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We’re doubling down on Elasticsearch!

As Postmark has grown over the years, we’ve hit limits with our architecture that has impaired our ability to grow. In order to get rid of those limits, we’ve taken a fresh look at our architecture and decided to double down on Elasticsearch. Read on to find out what our problems were, how Elasticsearch solves them, and how this lets us make Postmark better.

The platypus architecture #

I think all successful systems have a bit of platypus architecture. It’s evolved over time, it works, but when you take a step back and look at it…it looks a little strange. There’s some extra parts that you might not really need.

Our activity database is used to store every single email we send out, each bounce we receive, each inbound message we process, and more. It is the backend behind our activity feed on the website and also powers a lot of our API calls that retrieve information. Postmark started using just MongoDB, then added Elasticsearch for better search functionality. When MongoDB no longer suited our needs we swapped MongoDB for Cloudant but kept Elasticsearch as the power behind all our searches. However, issues with keeping the datastore and search in sync kept occurring. Another issue was our need to clean up a large amount of data every day.

We wanted to take a fresh look. At our company retreat in September, the team sat down and decided to use solely Elasticsearch as our database for messages.

Here’s why we chose Elasticsearch #

Less operational complexity #

Keeping two databases in sync is a difficult problem and has been a significant cause of downtime in the past. Additionally, keeping two database clusters supported is not insignificant, in terms of software and hardware. By moving to a new Elasticsearch cluster, we’ve reduced the overall number of servers needed. By only needing to write to Elasticsearch, we no longer have to keep databases in sync.

Confidence and experience #

We really have a lot of confidence in Elasticsearch and recent updates have added important features. The ecosystem is great around it and assures we’ll be able to install it on our own hardware for years.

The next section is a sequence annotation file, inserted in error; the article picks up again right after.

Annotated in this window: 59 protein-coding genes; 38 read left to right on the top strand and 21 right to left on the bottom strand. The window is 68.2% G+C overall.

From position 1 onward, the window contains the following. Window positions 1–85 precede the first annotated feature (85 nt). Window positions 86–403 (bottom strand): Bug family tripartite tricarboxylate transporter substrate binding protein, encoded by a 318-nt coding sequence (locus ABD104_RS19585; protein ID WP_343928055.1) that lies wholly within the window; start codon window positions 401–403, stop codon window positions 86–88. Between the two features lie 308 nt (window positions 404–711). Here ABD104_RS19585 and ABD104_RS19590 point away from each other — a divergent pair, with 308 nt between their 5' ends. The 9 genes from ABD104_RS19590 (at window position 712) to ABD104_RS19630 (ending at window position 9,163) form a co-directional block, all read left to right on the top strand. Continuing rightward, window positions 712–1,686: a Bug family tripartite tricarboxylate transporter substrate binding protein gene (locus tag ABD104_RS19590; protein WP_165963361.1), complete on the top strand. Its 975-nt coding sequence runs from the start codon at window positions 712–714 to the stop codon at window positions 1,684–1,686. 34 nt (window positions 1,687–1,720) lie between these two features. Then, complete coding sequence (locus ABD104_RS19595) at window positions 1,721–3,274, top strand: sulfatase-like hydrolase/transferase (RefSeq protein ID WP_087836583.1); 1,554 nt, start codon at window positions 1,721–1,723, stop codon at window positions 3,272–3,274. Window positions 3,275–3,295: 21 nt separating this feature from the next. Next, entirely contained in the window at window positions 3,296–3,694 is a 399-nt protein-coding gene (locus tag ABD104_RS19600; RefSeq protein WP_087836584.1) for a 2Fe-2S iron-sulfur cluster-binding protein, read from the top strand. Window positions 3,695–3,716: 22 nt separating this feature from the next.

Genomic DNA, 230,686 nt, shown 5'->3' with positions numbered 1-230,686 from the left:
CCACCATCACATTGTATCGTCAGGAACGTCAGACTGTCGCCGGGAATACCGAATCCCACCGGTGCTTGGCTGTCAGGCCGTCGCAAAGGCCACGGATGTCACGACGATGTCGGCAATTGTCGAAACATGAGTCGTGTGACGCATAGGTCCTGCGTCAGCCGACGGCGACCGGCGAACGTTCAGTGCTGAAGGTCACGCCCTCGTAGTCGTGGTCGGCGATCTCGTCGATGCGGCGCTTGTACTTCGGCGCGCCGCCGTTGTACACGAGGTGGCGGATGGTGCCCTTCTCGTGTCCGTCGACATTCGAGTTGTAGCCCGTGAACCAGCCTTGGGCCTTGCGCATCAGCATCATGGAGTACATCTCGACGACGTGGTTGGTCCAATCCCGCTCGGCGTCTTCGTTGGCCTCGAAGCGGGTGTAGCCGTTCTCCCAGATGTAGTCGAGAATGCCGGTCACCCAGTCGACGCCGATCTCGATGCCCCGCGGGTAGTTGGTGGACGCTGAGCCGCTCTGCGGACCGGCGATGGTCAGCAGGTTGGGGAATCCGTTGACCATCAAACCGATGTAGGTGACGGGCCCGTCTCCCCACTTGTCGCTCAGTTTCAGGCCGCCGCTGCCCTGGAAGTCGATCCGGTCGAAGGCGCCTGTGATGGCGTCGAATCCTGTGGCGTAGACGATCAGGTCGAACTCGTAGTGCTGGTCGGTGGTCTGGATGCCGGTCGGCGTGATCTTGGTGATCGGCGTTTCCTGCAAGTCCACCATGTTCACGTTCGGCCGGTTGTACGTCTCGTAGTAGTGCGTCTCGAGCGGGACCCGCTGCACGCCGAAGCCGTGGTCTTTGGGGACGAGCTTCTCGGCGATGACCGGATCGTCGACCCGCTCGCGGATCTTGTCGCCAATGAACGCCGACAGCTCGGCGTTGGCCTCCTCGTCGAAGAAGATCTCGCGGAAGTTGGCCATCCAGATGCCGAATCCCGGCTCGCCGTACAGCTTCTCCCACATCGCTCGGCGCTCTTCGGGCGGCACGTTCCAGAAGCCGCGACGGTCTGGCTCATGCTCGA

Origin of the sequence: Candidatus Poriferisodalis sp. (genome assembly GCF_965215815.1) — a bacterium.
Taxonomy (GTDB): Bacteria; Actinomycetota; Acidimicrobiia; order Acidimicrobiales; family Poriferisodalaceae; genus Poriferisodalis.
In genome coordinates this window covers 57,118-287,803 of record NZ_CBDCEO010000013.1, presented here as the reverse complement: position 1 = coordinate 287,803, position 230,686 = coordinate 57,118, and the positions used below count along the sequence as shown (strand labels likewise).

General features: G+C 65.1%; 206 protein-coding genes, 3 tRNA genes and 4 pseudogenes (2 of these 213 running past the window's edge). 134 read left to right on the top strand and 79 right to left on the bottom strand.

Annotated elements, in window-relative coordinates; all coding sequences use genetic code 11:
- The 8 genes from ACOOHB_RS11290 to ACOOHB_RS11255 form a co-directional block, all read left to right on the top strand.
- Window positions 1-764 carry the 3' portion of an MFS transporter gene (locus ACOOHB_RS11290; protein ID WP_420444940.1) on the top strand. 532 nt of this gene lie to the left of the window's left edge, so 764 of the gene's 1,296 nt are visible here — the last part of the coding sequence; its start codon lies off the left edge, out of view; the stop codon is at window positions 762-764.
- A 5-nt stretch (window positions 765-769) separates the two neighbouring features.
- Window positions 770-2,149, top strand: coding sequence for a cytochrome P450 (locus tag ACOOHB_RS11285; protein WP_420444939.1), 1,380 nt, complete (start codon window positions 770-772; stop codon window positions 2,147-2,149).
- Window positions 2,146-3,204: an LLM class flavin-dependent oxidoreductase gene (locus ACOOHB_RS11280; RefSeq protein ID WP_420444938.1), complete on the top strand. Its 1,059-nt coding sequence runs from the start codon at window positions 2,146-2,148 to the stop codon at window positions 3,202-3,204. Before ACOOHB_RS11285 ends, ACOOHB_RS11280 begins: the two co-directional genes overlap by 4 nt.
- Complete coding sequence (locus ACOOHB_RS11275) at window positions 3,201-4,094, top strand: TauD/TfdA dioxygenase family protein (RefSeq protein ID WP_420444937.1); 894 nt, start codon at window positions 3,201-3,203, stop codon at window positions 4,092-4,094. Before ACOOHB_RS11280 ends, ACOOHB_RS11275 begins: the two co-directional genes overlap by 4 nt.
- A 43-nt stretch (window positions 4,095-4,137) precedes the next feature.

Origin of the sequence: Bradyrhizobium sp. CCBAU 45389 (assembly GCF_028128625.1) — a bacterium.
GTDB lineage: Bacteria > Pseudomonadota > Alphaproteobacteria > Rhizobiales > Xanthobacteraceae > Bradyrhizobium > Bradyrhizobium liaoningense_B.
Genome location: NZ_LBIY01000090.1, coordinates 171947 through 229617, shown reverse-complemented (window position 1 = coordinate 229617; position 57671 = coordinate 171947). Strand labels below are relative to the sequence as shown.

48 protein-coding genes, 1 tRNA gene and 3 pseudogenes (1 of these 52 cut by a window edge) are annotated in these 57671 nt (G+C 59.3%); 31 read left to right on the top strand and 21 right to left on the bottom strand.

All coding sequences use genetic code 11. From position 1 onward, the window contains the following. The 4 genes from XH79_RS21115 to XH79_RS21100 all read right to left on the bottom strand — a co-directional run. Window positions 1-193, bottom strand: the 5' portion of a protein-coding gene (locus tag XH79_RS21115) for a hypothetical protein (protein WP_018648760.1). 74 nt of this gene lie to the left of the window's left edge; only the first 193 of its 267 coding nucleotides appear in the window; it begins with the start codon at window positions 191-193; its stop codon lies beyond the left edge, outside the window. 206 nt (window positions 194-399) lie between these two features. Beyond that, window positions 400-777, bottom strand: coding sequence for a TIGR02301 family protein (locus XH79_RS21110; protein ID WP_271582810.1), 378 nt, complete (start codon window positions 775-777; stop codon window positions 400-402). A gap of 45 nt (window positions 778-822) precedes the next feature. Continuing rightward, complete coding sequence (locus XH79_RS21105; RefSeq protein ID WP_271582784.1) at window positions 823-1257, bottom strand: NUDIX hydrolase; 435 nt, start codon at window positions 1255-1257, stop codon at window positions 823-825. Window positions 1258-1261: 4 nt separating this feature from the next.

Additionally, our team is now pretty familiar with Elasticsearch and its idiosyncrasies. Production experience with a database is invaluable.

Great support for our data model #

We keep a rolling 45-day window of events. If you send an email today, that means you’ll be able to search and view that email for 45 days. This means we have a high number of inserts and deletes every day. With Elasticsearch, we chose to create a new index every day. Features such as index aliases and index templates made that easy to do.

Performance improvements for customers #

API calls that used to hit two databases like getting a single bounce, now only use one. This (predictably) had much better response times.

A graph showing a decrease in average response time from about 100ms to 25ms.

Even without changing any of our queries on our Rails app, our new Elasticsearch cluster greatly improved loading times on our activity page.

A graph showing the average response time for the activity page decrease from 2000ms to 500ms.

We’re also looking at other improvements to the customer experience, like increasing the amount of time we store messages for.

We have a lot to share #

We’ve learned a lot in the last six months and want to share it with everyone. Topics like provisioning and configuration with chef, how the entire cluster is built on top of SmartOS and the effort we put into the code base and Elasticsearch config to not only make it a smooth migration, but optimized for performance and reliability. Expect to see more blog posts in the weeks to come. If you have a specific topic you’re interested in, leave a comment or send us an email.

Nick Canzoneri